Garda Commissioner Noirin O’Sullivan arrives for a meeting with the new Policing Authority to discuss the findings of the O’Higgins commission as a debate continues in the Dáil concerning its contents and yesterday’s statement from Ms O’Sullivan.
Yesterday, with the prize of a meal for FOUR at outlets of Gourmet Burger Kitchen and a mind-alteringly delicious GBK Mikado Shake for dessert to giveaway to a Broadsheet reader, we asked:.
When dunking, what biscuit and beverage do you use?
You answered in your dozens.
Kolmo: “Biscuit-wise my most pleasurable dunking experience involves a Arrowroot Biscuit into a cup of tea made from collected rainwater that dripped through the roof of our atrociously built new apartment block, it was 2009, times were bad, so pleasure had to be drawn from such everyday simplicity. It was a simpler time, a happier time, a more innocent time.”
Mou: “1. A ginger nut into milky tea – the ginger nut turns in a gooey caramel like sludge. Effortlessly slips down the hatch. 2. The purple snack into milky tea – technically not a biscuit but also technically a biscuit. One side/end has a thicker layer of chocolate than the other. Fun.”
Rebecca McGrane: “Biscuit-wise my most pleasurable dunking experience involves a big dirty custard cream into a cup of a single plum, in perfume, floating in a man’s hat. If no one gets this Simpsons reference I’ll just show myself out. But in all honesty can’t beat any biscuit dunked into a cup of tae and then you horse the whole thing down. Except those shite cafe noir biscuits, down with that sort of thing.”
Ethereal: “Biscuit-wise my most pleasurable dunking experience is a biscotti into a glass of Vin Santo.”
Darren: “Biscuit-wise my most pleasurable dunking experience involves a Penguin into a cup of strong tea. Top tip: nibble one corner from each end of the Penguin and use the biscuit as a straw for the tea…… then bite into the biscuit. Thank me later.”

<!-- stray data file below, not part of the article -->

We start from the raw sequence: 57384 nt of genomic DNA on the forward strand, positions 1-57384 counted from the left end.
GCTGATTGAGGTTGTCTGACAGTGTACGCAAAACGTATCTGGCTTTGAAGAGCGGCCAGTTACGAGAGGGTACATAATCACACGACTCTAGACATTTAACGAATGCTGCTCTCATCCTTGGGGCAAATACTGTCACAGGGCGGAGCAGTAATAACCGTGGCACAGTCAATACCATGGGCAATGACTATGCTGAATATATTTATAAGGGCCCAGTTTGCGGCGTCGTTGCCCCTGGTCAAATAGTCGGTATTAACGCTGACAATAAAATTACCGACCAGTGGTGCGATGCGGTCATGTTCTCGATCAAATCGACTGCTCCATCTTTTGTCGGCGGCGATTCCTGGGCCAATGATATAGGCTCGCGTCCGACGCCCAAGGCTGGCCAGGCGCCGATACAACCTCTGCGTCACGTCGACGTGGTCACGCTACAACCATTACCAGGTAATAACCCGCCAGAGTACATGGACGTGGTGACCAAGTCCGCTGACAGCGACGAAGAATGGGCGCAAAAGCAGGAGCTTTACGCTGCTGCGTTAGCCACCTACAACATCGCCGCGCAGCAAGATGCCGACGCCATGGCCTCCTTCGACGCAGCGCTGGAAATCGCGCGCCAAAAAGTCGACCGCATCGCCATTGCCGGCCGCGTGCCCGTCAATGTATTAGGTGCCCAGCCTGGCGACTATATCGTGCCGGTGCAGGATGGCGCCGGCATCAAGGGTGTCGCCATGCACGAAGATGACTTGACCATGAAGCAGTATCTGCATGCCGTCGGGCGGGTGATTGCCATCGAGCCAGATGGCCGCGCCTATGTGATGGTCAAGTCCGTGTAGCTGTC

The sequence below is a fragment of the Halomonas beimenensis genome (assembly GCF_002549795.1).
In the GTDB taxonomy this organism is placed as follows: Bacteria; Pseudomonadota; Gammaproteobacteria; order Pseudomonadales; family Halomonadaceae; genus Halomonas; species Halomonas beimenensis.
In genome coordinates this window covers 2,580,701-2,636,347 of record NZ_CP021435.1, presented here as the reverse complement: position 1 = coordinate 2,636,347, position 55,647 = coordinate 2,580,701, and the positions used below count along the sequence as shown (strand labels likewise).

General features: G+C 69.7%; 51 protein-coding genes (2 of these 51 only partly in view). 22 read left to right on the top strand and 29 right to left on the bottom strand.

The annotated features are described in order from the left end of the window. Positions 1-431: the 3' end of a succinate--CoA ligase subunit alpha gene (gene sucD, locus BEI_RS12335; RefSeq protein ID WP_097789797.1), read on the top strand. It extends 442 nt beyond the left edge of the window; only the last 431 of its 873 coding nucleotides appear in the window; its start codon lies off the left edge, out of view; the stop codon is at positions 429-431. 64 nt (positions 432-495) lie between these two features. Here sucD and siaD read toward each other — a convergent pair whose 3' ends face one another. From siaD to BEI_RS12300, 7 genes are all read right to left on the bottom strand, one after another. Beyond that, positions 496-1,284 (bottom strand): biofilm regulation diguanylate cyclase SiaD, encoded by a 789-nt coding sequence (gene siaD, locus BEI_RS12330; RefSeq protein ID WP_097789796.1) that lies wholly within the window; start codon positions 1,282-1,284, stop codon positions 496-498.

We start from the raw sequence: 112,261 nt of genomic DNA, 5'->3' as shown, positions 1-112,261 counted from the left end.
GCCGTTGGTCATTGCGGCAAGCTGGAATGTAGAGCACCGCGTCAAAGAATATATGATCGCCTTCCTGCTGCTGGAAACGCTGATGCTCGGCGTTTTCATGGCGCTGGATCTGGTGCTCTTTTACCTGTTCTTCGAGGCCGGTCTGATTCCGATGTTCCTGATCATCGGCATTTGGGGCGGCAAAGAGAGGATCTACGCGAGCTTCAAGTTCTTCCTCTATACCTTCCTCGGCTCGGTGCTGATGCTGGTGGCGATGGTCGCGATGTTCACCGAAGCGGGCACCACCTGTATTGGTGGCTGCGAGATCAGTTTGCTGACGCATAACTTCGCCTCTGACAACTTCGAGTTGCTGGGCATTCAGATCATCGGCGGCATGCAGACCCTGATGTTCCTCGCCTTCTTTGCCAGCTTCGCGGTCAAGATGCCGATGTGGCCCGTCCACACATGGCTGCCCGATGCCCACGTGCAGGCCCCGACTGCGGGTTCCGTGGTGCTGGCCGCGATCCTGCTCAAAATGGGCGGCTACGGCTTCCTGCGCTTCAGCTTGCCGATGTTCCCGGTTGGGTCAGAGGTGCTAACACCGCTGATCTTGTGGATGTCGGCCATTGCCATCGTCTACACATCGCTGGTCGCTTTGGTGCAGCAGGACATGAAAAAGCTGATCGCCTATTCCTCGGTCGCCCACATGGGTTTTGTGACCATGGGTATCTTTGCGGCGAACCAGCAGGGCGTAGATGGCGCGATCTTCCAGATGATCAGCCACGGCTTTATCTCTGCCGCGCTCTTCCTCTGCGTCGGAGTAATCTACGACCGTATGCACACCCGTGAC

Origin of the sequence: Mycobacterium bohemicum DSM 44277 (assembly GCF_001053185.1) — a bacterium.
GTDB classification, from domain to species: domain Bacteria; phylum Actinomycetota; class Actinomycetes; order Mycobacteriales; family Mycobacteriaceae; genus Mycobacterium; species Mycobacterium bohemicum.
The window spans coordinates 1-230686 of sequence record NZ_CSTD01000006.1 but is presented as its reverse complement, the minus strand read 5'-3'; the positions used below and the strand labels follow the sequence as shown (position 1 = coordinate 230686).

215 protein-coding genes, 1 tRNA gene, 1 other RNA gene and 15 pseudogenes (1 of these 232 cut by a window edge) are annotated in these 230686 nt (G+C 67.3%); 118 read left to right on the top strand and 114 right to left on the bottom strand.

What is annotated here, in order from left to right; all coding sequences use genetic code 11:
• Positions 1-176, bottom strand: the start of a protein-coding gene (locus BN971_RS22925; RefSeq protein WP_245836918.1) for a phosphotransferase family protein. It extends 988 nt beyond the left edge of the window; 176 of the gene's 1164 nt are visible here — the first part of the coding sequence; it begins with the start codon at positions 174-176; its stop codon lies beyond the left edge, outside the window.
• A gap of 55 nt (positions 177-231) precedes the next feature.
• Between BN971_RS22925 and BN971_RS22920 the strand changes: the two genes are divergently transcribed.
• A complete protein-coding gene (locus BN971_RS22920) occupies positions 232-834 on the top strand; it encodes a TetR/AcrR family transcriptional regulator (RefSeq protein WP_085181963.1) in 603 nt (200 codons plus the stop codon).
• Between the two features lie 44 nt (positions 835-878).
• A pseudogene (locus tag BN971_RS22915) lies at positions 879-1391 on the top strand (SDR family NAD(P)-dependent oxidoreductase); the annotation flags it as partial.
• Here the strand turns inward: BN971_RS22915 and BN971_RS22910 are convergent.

A Sinn Féin TD [Martin Kenny] has made a series of fresh allegations in the Dáil about malpractice by An Garda Síochána in Leitrim.
…Mr Kenny said “gardaí were engaging informants who were active criminals in contravention of the CHIS [Covert Handling of Intelligence Sources] programme.”
He also alleged that “gardaí were running their own informants outside of the CHIS programme.
“A third allegation is that some rogue gardaí have used informants or criminals they have control over to set up or entrap people for crimes and then prosecute these people.”
“The fourth allegation is that there are high-ranking gardaí who have protected these rogue gardaí and covered for them with secrecy and denial.”
Mr Kenny then proceeded to give examples of malpractice, including robberies allegedly carried out by informants under the direction of gardaí and claims senior gardaí did not inform other members of the force of plans by a criminal gang to carry out attacks at the homes of gardaí.
The Sligo-Leitrim TD said two members of the force brought their concerns regarding the handling of intelligence sources to then commissioner Martin Callinan in 2009, but they “were fobbed off“.
He added that the allegations were also brought to then minister for justice Alan Shatter in 2012 and 2014.
A meeting of the Oireachtas Committee on Housing and Homelessness today
The committee will be fully aware that there are in excess of 6,000 people in homelessness across Ireland, of whom 2,000 are children. In addition to the family homeless emergency there over 3,000 adults with no dependents in homeless services nationally.
Individuals, and indeed couples, face enormous challenges in accessing housing. The people that Peter McVerry Trust supports can often be excluded by mainstream social housing providers. Inadequate housing provision and housing supports mean that it is single individuals who face the longest wait for housing and the greatest risk of damage and institutionalisation by the system.
Despite the deepening emergency across Ireland there are only 5 counties where there are more than 100 people in homelessness.
However, the situation is shifting dramatically. For example, in Kildare the numbers in homelessness has doubled since January 1st. In Tipperary the figure has gone from 4 individuals to 54 individuals in just 3 months. In Dublin there are, on average, 8 new adult presentations per day.
From the Peter McVerry Trust’s opening statement to the Oireachtas Committee on Housing and Homelessness this morning.
Grangegorman Military Cememetery, Blackhorse Avenue, Dublin 7
A protestor apprehended by have-a-go Canadian Ambassador to Ireland Kevin Vickers, a former Mountie, at the State Ceremonial event to remember the British soldiers who died during the Easter Rising, 1916.
Grangegorman Military Cemetery is where many of the soldiers are buried.